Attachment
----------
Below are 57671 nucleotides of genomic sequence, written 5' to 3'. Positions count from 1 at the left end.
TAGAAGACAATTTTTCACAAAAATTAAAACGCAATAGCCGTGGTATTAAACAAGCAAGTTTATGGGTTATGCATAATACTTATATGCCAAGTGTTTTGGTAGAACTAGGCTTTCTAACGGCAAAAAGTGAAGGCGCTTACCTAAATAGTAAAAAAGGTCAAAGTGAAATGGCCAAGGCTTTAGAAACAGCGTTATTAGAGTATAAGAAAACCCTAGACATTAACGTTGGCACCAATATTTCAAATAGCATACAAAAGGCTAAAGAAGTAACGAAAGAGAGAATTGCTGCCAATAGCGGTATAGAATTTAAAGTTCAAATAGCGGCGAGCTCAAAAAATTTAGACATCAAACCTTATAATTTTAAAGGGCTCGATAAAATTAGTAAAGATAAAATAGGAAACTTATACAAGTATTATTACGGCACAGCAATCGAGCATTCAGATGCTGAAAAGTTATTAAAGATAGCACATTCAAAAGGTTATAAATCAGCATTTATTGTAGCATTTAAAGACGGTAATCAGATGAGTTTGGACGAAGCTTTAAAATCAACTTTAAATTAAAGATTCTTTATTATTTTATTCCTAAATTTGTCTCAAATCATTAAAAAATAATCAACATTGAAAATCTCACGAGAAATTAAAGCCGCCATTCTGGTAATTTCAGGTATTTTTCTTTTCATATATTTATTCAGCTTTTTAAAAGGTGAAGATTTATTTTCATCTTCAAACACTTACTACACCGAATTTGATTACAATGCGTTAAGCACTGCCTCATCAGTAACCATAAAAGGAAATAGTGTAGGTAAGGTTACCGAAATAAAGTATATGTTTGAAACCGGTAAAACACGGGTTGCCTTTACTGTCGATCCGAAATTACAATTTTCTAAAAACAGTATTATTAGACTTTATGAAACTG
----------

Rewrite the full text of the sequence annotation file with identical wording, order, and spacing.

Below are 57671 nucleotides of genomic sequence, written 5' to 3'. Positions count from 1 at the left end.
TAGAAGACAATTTTTCACAAAAATTAAAACGCAATAGCCGTGGTATTAAACAAGCAAGTTTATGGGTTATGCATAATACTTATATGCCAAGTGTTTTGGTAGAACTAGGCTTTCTAACGGCAAAAAGTGAAGGCGCTTACCTAAATAGTAAAAAAGGTCAAAGTGAAATGGCCAAGGCTTTAGAAACAGCGTTATTAGAGTATAAGAAAACCCTAGACATTAACGTTGGCACCAATATTTCAAATAGCATACAAAAGGCTAAAGAAGTAACGAAAGAGAGAATTGCTGCCAATAGCGGTATAGAATTTAAAGTTCAAATAGCGGCGAGCTCAAAAAATTTAGACATCAAACCTTATAATTTTAAAGGGCTCGATAAAATTAGTAAAGATAAAATAGGAAACTTATACAAGTATTATTACGGCACAGCAATCGAGCATTCAGATGCTGAAAAGTTATTAAAGATAGCACATTCAAAAGGTTATAAATCAGCATTTATTGTAGCATTTAAAGACGGTAATCAGATGAGTTTGGACGAAGCTTTAAAATCAACTTTAAATTAAAGATTCTTTATTATTTTATTCCTAAATTTGTCTCAAATCATTAAAAAATAATCAACATTGAAAATCTCACGAGAAATTAAAGCCGCCATTCTGGTAATTTCAGGTATTTTTCTTTTCATATATTTATTCAGCTTTTTAAAAGGTGAAGATTTATTTTCATCTTCAAACACTTACTACACCGAATTTGATTACAATGCGTTAAGCACTGCCTCATCAGTAACCATAAAAGGAAATAGTGTAGGTAAGGTTACCGAAATAAAGTATATGTTTGAAACCGGTAAAACACGGGTTGCCTTTACTGTCGATCCGAAATTACAATTTTCTAAAAACAGTATTATTAGACTTTATGAAACTG